Figuring out how to invest money profitably in 2019 in order to effectively set yourself up for future success can sometimes be a real challenge.
There’s certainly no shortage of information on investing available in the digital age, however, this glut of information can often be as overwhelming as it is helpful.
This post is just for you:
To help you get a solid grasp of investing in a way that is comprehensive and at the same time not overly complicated, we’ve put together this guide to investing money for beginners.
Outlined below you will find everything you need to know to start investing and begin preparing yourself financially for the future.
How to Invest Money
When figuring out how to invest money, it’s best to start with the basics. These basics include what the goal of investing is as well as where to invest money.
Investing Money for Beginners
When you invest money, what you are doing is either buying a portion of a company or a commodity with the belief that the value of that company or commodity will grow over time.
Investing is not a get-rich-quick scheme, but rather a way to consistently grow the wealth you already have. The good news is that even though investing is a way to grow your wealth, you don’t have to have a lot of money to get started.
Compounding interest dictates that even small sums of money can be turned into fortunes over time, providing you select the right investments.
Where Should I Invest Money?
When deciding where you should invest your money, you’ve got plenty of options. These options include:
1. The Stock Market
The most common and arguably most beneficial place for an investor to put their money is into the stock market.
When you buy a stock, you will then own a small portion of the company you bought into.
When the company profits, they may pay you a portion of those profits in dividends based on how many shares of stock you own.
When the value of the company grows over time, so do the price of the shares you own, meaning that you can sell them at a later date for a profit.
Other investment options include:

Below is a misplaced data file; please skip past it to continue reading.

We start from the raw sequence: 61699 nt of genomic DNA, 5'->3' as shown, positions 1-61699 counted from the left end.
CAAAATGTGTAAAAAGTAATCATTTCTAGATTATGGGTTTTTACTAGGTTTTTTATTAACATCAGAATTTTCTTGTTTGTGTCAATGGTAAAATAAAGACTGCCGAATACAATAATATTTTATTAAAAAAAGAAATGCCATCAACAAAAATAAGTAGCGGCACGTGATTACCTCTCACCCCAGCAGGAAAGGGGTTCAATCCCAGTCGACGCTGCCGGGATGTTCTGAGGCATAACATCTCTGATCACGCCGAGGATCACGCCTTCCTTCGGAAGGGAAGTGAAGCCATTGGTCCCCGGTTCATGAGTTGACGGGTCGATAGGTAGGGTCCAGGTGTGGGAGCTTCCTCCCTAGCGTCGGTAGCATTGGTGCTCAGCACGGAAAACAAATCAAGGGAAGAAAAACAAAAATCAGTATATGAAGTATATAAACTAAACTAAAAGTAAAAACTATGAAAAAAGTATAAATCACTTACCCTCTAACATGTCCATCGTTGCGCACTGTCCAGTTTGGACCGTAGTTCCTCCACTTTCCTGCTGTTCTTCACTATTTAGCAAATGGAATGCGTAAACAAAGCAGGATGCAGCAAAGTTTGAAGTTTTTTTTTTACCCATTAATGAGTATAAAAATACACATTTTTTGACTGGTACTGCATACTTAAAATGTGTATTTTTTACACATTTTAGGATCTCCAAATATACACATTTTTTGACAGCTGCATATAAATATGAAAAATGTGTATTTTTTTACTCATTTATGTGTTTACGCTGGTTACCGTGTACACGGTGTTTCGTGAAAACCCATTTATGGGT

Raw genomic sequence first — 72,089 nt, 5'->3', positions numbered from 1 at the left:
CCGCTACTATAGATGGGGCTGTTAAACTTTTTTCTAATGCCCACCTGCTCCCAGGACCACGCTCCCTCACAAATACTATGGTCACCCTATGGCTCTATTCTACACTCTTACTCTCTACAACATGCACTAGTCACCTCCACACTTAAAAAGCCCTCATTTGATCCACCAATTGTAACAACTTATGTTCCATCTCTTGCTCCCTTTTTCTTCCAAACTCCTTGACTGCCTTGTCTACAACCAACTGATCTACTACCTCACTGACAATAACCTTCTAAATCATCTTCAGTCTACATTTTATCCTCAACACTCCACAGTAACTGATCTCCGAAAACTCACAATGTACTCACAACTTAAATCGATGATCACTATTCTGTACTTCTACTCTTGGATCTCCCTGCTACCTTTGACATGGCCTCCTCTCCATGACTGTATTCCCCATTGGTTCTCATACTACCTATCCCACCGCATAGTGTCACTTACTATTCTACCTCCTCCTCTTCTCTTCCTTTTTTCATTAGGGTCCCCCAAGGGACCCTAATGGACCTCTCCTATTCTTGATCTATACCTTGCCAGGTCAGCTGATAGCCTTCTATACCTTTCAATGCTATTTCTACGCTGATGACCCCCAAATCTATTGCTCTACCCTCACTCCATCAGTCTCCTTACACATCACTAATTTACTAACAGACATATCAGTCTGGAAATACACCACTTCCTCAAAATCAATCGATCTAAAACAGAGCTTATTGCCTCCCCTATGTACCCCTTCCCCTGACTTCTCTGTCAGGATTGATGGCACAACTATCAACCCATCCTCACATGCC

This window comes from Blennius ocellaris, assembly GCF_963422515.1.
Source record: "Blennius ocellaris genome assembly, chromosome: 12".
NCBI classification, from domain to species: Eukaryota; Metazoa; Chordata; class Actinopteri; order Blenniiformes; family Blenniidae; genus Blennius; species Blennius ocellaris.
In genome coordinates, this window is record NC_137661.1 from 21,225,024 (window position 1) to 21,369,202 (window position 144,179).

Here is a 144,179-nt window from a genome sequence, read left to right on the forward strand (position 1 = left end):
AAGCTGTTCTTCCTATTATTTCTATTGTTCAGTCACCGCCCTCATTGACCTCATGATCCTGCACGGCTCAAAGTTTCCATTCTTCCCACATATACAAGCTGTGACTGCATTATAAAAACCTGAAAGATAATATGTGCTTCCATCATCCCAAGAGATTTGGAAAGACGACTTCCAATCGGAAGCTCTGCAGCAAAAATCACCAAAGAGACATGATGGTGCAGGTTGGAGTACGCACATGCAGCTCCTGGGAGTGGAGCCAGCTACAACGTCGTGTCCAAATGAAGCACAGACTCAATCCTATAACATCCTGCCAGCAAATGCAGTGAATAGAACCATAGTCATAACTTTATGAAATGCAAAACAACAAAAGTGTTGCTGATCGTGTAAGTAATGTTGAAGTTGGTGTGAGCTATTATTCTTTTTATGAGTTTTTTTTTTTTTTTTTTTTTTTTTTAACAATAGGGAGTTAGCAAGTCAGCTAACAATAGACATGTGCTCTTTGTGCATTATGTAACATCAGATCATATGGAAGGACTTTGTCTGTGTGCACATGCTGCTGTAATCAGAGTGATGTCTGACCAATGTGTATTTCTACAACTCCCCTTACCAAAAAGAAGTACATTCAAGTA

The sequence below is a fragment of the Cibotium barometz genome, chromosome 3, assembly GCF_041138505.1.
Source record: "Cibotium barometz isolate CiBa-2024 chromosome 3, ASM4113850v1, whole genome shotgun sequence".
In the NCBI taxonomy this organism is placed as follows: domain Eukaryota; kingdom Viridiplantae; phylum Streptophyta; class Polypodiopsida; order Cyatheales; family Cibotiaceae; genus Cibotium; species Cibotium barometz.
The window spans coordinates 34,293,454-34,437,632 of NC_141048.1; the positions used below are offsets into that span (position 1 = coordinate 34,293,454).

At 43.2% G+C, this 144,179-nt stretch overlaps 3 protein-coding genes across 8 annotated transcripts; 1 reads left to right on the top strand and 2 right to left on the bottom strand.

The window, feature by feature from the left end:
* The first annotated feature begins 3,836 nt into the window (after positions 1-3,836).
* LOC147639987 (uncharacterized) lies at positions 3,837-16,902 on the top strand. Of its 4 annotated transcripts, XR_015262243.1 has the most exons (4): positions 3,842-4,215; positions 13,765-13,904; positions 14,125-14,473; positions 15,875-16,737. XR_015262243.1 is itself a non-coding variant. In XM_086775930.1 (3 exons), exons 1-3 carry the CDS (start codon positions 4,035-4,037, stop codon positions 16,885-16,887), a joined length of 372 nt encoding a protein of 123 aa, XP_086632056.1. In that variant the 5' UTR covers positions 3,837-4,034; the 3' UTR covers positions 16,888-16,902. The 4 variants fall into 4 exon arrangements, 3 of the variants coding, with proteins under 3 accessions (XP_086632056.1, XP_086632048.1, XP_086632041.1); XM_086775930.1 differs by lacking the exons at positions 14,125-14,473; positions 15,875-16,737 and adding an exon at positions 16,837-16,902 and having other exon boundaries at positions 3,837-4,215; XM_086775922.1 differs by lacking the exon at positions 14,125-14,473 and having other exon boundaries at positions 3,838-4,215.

2. Investment Bonds
When you purchase a bond, you are essentially loaning money to either a company or the government (for US investors, this is typically the US government, though you can buy foreign bonds as well).
The government or company selling you the bond will then pay you interest on the “loan” over the duration of the bond’s lifecycle.
Bonds are typically considered ‘less risky’ than stocks, however, their potential for returns is much lower as well.
3. Mutual Funds
Rather than buying a single stock, mutual funds enable you to buy a basket of stocks in one purchase. The stocks in a mutual fund are typically chosen and managed by a mutual fund manager.
But here’s the kicker:
These mutual fund managers charge a percentage based fee when you invest in their mutual fund.
Most of the time, this fee makes it difficult for investors to beat the market when they invest in mutual funds. Also, most mutual fund investors don’t actually ever beat the stock market.
4. Savings Accounts
By far, the least risky way (and probably the worst way) to invest your money is to put it in a savings account and allow it to collect interest.
However, as is usually the case, low risk means low returns. The risk when putting your money into a savings account is negligible, and typically, there are little to no returns.
Still, savings accounts play a role in investing as they allow you to stockpile a risk-free sum of cash that you can use to purchase other investments or use in emergencies so you don’t touch your other investments.
5. Physical Commodities
Physical commodities are investments that you physically own, such as gold or silver. These physical commodities often serve as a safeguard against hard economic times.